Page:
Flu outbreak prompts Marion County hospital visit restrictions
Dr. Virginia Caine, Marion County Health Dept.
Local health officials announced restrictions Wednesday for hospital visits due to the flu outbreak.
No visitors to hospitals will be allowed in if they have any flu-like illness, fever or cough. No visitors under 18 will be allowed unless special arrangements are made. No visitors will be allowed beyond the patient's immediate family, partner or significant other.
The announcement comes in response to the rising number of patient visits to local emergency rooms for treatment of flu-like illnesses. Last week, there were 403 ER visits for flu-like illness, a 69-percent increase from the previous week.
The restrictions will last until further notice. The Health Department says it could be in effect through February; it will depend on the statistics.
The Health Department is also asking schools to report absentee numbers daily, and it will look into the possibility of shutting down schools if the number of illnesses gets high enough.
John Althardt of Indianapolis Public Schools says the district hasn't seen any alarming absenteeism numbers. He says there have been pockets of illness, but nothing too concerning. He credits the schools for driving home the message of children washing their hands and removing sick kids from the classroom and sending them home.
Meantime, health officials say the state's ongoing flu outbreak has claimed 27 lives, with 17 of those deaths reported during the past week.
Wednesday's flu update from the State Department of Health says 20 of the people who have died in Indiana had underlying medical conditions such as heart disease. Two of the state's flu fatalities were under age 18.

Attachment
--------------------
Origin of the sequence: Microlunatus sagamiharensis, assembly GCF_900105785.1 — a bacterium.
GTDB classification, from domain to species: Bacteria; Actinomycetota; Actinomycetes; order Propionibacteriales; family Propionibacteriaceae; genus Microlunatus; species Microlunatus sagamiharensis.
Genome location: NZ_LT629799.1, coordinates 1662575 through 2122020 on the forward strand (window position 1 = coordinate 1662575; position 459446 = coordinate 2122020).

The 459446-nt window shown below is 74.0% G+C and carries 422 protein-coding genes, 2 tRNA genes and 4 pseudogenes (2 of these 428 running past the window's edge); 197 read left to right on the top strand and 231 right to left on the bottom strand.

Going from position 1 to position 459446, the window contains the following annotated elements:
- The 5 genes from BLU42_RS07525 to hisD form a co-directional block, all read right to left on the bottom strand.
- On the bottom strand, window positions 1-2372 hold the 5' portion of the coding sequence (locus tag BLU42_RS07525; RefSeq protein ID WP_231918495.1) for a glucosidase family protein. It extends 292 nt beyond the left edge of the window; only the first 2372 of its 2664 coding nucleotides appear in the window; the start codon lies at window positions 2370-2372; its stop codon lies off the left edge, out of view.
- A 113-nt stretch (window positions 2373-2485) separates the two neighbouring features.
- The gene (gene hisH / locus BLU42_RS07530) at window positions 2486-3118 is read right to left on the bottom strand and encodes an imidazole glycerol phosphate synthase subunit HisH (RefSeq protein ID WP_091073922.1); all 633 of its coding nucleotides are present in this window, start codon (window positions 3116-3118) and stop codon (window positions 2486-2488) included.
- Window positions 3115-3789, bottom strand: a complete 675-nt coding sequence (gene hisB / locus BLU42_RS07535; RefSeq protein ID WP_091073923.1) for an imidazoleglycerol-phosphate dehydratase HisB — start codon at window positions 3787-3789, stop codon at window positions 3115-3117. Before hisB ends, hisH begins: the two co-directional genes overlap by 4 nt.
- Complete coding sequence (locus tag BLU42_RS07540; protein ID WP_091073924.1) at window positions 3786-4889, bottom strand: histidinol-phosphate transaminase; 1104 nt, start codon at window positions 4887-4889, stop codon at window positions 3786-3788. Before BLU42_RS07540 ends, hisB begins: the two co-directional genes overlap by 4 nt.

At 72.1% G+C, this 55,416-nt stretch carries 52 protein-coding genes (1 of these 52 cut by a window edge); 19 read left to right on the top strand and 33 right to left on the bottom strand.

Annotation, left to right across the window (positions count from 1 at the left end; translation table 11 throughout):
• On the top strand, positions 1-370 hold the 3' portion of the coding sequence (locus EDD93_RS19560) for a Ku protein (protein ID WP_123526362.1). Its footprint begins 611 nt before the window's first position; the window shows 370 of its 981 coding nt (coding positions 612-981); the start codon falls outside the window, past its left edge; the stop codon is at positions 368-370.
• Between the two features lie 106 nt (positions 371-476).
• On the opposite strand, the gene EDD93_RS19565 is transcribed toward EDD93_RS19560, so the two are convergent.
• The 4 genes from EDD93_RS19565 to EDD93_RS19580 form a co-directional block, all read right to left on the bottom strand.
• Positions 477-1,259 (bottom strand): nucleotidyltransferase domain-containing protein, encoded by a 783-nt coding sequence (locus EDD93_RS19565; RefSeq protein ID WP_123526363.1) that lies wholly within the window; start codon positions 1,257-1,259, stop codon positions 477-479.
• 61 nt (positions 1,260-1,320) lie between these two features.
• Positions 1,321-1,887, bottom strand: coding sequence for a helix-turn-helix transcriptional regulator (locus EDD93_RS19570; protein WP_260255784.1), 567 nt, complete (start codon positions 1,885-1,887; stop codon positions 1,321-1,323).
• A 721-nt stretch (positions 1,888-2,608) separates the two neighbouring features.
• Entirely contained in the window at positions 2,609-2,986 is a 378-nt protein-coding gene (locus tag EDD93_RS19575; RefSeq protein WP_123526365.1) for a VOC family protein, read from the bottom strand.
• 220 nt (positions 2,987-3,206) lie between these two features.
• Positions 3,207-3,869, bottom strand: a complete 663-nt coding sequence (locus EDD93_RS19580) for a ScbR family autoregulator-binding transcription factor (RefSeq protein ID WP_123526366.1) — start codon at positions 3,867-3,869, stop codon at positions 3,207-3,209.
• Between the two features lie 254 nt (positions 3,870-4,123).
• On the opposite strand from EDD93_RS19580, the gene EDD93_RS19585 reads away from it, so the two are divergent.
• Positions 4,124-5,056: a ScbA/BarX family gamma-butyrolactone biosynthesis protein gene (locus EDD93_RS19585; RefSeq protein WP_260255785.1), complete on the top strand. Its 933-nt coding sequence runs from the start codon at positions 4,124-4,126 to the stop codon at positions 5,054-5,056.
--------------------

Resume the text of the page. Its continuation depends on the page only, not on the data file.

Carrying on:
The state health department says nine of the 27 people who have died in Indiana from flu-related causes had received flu vaccine shots.
The agency says it sent a newsletter to Indiana's long-term care facilities last week with suggestions on steps to decrease the spread of the flu and reminding them to offer staff and residents the flu vaccine.
While no shortages of flu vaccine are being reported, it may be difficult to find the vaccine because of high demand.
The 2012-13 vaccine offers 70-percent protection against the three most common strains of influenza: H3N2, H1N1, and Influenza B. The H3N2 strain appears to be predominant thus far in the 2012/13 flu season.
It's recommended that anyone six months of age or older get the shot, especially those at higher risk of complications. High risk individuals include pregnant women, young children, people with chronic illnesses and/or compromised immune systems and the elderly.
Some other tips to help protect against the spread of influenza include:
· Clean. Properly wash your hands frequently with warm, soapy water.
· Cover. Cover your cough and sneeze with your arm or a disposable tissue.
· Contain. Stay home from school/work when you are sick to keep your germs from spreading.
Health officials advise to contact your health care provider if you experience the following influenza symptoms, whether or not you have been vaccinated:
· Fever of 100 degrees Fahrenheit or greater · Headache · Fatigue · Cough · Muscle aches · Sore throat